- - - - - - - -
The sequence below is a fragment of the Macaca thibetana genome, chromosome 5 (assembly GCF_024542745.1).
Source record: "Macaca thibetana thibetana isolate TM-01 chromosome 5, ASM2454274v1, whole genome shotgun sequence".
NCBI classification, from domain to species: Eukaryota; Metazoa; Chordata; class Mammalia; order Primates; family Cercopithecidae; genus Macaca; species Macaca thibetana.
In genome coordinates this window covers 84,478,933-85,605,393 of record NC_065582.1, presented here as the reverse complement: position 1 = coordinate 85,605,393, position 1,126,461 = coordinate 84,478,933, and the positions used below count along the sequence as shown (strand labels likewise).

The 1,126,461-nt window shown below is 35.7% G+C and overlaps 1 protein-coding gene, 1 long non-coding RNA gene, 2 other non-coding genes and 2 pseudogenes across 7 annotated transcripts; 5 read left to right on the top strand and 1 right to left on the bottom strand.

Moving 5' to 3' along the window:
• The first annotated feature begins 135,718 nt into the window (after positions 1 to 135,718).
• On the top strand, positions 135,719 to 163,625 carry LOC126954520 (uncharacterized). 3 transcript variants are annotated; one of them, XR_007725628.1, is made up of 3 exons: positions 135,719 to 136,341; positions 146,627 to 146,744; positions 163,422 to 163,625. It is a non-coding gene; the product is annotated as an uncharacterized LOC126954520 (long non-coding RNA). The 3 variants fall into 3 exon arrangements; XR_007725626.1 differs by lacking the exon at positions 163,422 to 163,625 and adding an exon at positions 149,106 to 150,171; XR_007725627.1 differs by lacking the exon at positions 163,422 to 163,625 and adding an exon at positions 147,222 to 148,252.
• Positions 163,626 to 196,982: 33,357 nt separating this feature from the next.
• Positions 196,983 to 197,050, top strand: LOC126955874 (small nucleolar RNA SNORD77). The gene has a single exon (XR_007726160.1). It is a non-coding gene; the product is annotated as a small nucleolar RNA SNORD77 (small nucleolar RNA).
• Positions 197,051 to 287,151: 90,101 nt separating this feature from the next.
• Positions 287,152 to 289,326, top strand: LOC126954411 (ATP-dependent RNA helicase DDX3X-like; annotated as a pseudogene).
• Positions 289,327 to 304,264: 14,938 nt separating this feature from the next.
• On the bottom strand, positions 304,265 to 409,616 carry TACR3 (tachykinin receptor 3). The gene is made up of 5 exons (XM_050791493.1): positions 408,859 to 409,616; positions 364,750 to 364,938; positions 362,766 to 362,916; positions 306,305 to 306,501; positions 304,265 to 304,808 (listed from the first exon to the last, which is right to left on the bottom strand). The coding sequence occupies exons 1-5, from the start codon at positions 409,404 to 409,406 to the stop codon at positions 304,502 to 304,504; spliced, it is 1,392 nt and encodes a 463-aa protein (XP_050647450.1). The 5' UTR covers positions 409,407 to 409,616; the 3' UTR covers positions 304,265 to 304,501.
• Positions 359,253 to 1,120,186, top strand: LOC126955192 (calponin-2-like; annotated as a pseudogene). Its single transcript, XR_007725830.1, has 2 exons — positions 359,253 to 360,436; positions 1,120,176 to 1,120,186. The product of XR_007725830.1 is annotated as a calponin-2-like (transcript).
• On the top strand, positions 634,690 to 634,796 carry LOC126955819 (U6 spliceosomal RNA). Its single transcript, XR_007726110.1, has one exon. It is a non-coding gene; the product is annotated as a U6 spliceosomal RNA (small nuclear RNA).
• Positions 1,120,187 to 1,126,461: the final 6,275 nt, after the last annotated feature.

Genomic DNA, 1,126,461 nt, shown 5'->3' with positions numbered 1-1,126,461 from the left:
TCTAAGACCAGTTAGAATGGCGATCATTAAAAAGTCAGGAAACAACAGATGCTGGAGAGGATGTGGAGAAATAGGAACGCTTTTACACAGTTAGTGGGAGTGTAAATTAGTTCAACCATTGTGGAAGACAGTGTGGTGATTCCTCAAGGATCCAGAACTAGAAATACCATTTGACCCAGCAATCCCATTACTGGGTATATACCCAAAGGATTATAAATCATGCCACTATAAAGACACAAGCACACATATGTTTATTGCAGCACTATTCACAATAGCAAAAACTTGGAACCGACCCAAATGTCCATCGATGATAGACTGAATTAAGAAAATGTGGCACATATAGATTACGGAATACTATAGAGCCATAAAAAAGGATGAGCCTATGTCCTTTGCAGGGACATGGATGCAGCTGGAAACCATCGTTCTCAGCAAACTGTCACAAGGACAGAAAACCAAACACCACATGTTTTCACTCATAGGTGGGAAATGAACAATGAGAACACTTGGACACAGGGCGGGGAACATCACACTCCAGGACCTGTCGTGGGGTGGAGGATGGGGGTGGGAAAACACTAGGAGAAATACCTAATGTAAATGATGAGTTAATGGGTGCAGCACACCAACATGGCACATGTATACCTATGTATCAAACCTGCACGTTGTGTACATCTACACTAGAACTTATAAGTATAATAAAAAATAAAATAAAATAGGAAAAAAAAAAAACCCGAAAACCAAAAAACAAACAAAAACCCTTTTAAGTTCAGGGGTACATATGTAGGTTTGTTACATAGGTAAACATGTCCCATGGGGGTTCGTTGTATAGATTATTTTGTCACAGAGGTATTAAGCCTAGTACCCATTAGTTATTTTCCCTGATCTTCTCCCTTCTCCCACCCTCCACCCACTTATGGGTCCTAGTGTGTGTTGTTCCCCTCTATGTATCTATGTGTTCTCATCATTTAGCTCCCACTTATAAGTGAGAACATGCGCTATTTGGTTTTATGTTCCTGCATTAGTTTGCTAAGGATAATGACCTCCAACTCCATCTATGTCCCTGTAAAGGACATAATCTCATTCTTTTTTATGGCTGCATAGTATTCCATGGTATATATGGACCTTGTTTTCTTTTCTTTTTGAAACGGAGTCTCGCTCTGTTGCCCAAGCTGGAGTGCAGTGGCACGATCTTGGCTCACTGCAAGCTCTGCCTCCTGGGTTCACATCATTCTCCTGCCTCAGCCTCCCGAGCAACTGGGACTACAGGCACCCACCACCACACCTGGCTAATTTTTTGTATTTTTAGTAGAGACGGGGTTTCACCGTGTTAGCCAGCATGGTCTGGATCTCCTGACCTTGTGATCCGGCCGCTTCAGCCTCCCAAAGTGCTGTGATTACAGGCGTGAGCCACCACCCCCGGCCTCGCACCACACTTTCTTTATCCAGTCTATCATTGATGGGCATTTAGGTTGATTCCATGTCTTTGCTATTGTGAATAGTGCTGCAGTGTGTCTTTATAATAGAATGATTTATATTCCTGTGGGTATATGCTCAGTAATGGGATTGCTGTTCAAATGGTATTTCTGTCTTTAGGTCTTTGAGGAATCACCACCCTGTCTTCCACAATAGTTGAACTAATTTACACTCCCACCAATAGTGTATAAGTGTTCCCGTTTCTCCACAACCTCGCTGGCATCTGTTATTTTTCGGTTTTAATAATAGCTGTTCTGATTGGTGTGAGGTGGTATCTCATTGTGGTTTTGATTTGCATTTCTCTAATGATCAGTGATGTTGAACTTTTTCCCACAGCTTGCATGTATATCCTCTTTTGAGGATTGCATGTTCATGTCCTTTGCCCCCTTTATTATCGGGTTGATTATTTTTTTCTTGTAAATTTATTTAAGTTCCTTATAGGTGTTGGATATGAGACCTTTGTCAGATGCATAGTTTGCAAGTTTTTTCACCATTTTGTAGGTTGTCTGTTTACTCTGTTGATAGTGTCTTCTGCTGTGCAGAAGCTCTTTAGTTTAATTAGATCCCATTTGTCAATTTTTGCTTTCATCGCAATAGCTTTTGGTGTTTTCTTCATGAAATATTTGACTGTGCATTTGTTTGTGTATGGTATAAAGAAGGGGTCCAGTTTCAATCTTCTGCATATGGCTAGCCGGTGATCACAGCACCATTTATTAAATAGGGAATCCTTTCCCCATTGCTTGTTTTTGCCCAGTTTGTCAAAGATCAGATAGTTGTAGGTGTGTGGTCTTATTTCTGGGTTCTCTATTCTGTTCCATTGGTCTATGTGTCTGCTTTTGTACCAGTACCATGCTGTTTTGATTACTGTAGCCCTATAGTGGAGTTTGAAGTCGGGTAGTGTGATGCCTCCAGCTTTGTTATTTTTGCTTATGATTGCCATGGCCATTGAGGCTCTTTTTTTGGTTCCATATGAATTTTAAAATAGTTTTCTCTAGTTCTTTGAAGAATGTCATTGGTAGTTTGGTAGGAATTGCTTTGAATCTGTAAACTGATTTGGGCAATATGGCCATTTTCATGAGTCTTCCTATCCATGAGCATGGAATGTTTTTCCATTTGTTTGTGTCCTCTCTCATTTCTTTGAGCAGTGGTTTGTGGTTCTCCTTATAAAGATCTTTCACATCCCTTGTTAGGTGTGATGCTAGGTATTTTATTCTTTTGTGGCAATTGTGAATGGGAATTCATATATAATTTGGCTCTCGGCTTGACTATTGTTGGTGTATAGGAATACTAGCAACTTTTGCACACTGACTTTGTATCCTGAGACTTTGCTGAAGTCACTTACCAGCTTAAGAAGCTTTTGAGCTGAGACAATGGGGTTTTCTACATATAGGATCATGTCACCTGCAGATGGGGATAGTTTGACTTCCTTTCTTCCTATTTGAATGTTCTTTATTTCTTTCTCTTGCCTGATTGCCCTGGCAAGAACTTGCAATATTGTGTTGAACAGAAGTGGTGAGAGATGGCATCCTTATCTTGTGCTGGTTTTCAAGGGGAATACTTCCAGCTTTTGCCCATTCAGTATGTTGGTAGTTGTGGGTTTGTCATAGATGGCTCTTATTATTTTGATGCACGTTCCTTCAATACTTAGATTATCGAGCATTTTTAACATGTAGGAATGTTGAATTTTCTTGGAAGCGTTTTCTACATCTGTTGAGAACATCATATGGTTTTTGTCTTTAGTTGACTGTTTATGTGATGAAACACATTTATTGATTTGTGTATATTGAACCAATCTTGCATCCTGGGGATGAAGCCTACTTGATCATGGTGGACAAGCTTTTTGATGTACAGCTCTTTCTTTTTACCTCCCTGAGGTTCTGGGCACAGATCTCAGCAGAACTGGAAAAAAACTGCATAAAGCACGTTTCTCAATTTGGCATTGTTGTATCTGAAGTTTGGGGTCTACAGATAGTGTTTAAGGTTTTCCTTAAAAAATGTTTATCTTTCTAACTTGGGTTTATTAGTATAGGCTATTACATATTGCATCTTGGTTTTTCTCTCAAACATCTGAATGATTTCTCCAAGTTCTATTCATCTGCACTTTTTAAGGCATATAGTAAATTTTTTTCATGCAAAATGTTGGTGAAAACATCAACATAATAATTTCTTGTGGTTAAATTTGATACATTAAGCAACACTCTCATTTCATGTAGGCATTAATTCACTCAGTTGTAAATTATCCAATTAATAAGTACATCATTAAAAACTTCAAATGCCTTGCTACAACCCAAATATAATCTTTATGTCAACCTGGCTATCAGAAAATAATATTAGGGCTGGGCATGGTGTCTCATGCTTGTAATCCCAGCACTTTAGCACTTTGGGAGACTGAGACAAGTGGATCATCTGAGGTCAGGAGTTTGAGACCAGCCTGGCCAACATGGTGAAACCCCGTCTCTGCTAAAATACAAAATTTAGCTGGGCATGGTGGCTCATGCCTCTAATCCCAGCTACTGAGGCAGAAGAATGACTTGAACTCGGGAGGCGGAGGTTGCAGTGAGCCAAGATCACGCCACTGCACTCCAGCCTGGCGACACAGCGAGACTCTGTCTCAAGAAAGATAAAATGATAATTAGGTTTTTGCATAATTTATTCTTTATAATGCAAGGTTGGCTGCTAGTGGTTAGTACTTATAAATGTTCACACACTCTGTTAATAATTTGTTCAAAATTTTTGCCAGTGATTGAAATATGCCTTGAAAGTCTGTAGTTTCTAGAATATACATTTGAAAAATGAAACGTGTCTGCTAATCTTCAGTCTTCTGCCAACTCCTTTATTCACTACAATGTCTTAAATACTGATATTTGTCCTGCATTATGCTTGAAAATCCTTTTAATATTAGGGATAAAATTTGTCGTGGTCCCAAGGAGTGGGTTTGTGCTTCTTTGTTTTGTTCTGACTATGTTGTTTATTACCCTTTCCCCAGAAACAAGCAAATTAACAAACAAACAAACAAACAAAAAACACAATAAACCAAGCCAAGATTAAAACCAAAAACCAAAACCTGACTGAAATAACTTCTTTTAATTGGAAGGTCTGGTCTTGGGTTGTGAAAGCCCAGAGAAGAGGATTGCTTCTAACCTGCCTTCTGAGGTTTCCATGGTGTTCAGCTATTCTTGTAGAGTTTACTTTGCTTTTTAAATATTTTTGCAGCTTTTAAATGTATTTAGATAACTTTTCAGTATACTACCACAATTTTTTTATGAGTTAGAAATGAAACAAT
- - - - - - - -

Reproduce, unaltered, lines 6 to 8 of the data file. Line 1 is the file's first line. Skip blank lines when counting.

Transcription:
Moving 5' to 3' along the window:
• The first annotated feature begins 135,718 nt into the window (after positions 1 to 135,718).
• On the top strand, positions 135,719 to 163,625 carry LOC126954520 (uncharacterized). 3 transcript variants are annotated; one of them, XR_007725628.1, is made up of 3 exons: positions 135,719 to 136,341; positions 146,627 to 146,744; positions 163,422 to 163,625. It is a non-coding gene; the product is annotated as an uncharacterized LOC126954520 (long non-coding RNA). The 3 variants fall into 3 exon arrangements; XR_007725626.1 differs by lacking the exon at positions 163,422 to 163,625 and adding an exon at positions 149,106 to 150,171; XR_007725627.1 differs by lacking the exon at positions 163,422 to 163,625 and adding an exon at positions 147,222 to 148,252.